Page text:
Vikings Film Review: Minnesota made history in win over Colts

(Photo by Matt Krohn-USA TODAY Sports) Greg Joseph
(Photo by Matt Krohn-USA TODAY Sports) Greg Joseph /

The Minnesota Vikings made history when they erased a 33-point deficit in the second half to defeat the Indianapolis Colts in Week 15.

The Minnesota Vikings road to 11-3 has been in one of the most absurd fashions in recent memory. Nearly every win has been decided by one score, and two have gone into overtime.

The Vikings have both blown leads and led incredible comeback efforts. Fans seem to never know what to expect from this team, and they are getting comfortable being uncomfortable. It is four quarters of an emotional roller coaster watching Minnesota.

I had the pleasure of watching this last game against the Colts at a bar in Tampa, Florida. By the end of the game, and the party I was with had transformed the place into a Vikings bar. SKOL chants were coming in waves, and the amount of purple passion that shifted in the bar was similar to the momentum shift that ensued in the second half of the game.

How were the Minnesota Vikings able to overcome a 33-point deficit and beat the Indianapolis Colts?

Like most of Minnesota’s wins this year, it always starts with leadership from the top down. Kirk Cousins was outstanding in the second half, throwing for over 400 yards and four touchdowns. Veterans such as Harrison Smith coming back after missing last week was big for a defense that seemed lost in recent weeks and bounced back in a huge way.

Cornerback Duke Shelley played every defensive snap for the Vikings and led the team with a PFF grade of 83.9, with two pass breakups and three tackles. Shelley has stepped up in a big way at corner for Minnesota this year ever since his huge end zone pass breakup on Dawson Knox against the Buffalo Bills in overtime in Week 10.

The 5-foot-9 corner is as scrappy as they come and he brings a physicality much needed to a defense that has its best football ahead of them.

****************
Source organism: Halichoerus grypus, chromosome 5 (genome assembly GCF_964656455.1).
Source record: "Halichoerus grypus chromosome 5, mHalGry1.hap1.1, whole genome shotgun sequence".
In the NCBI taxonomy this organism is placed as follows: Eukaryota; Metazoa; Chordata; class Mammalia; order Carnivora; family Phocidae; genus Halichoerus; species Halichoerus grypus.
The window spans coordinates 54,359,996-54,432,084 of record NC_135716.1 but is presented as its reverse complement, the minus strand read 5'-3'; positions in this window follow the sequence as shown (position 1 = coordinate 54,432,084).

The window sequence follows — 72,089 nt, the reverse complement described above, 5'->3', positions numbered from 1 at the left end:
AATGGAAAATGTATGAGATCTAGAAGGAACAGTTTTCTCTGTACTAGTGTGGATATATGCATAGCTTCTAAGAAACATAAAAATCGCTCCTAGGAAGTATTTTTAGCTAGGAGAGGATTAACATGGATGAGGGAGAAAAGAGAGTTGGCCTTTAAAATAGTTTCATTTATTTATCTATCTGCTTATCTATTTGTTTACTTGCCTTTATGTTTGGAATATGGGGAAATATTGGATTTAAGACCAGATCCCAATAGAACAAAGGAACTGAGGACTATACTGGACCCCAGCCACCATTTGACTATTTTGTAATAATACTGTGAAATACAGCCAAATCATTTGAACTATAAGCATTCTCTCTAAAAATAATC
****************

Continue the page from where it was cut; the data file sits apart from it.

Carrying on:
For a comeback of this magnitude, the Vikings needed to be excellent in all three phases of the game – offense, defense, and special teams. In the first half, Minnesota was awful in all three phases.

They allowed the opening kick to be taken past mid-field, threw a pick-six and had a punt blocked, all attributing to their 33-0 halftime deficit.

In the second half, the Vikings looked unstoppable offensively, Greg Joseph was perfect on the day, including when he hit the game-winner from 40 yards away, and the defense did something Minnesota fans have not seen a lot of this year.

For the first time in what feels like the entire season, the Vikings blitzed the quarterback. They were able to get pressure on Colts quarterback Matt Ryan by sending extra defenders, and they ended up only allowing three points in the second half.

Offensively, the Vikings stars took the game over in the second half. Justin Jefferson and Dalvin Cook both scored touchdowns and had over 90 yards receiving. They also had players step up, such as K.J. Osborn, who led the team in receiving with 10 catches for 157 yards and a touchdown.

During Minnesota’s second drive of the second half, they were faced with 2nd-and-12 with no signs of life offensively. Kevin O’Connell spread the field wide with an empty formation, and the Colts played cover-2 against it.